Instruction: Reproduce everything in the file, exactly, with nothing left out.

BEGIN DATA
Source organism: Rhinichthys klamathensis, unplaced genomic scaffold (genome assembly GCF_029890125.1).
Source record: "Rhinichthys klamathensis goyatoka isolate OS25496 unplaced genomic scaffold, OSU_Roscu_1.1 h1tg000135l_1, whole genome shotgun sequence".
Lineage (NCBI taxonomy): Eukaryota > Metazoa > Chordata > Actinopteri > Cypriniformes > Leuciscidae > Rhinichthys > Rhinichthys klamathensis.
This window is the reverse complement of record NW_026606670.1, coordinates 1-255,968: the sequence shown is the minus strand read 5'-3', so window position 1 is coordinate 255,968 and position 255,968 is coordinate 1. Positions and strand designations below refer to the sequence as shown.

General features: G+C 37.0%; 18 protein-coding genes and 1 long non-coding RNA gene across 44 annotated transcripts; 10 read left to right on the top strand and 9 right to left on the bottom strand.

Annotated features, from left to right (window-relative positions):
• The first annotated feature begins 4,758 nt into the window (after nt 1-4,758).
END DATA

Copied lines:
Source organism: Rhinichthys klamathensis, unplaced genomic scaffold (genome assembly GCF_029890125.1).
Source record: "Rhinichthys klamathensis goyatoka isolate OS25496 unplaced genomic scaffold, OSU_Roscu_1.1 h1tg000135l_1, whole genome shotgun sequence".
Lineage (NCBI taxonomy): Eukaryota > Metazoa > Chordata > Actinopteri > Cypriniformes > Leuciscidae > Rhinichthys > Rhinichthys klamathensis.
This window is the reverse complement of record NW_026606670.1, coordinates 1-255,968: the sequence shown is the minus strand read 5'-3', so window position 1 is coordinate 255,968 and position 255,968 is coordinate 1. Positions and strand designations below refer to the sequence as shown.

General features: G+C 37.0%; 18 protein-coding genes and 1 long non-coding RNA gene across 44 annotated transcripts; 10 read left to right on the top strand and 9 right to left on the bottom strand.

Annotated features, from left to right (window-relative positions):
• The first annotated feature begins 4,758 nt into the window (after nt 1-4,758).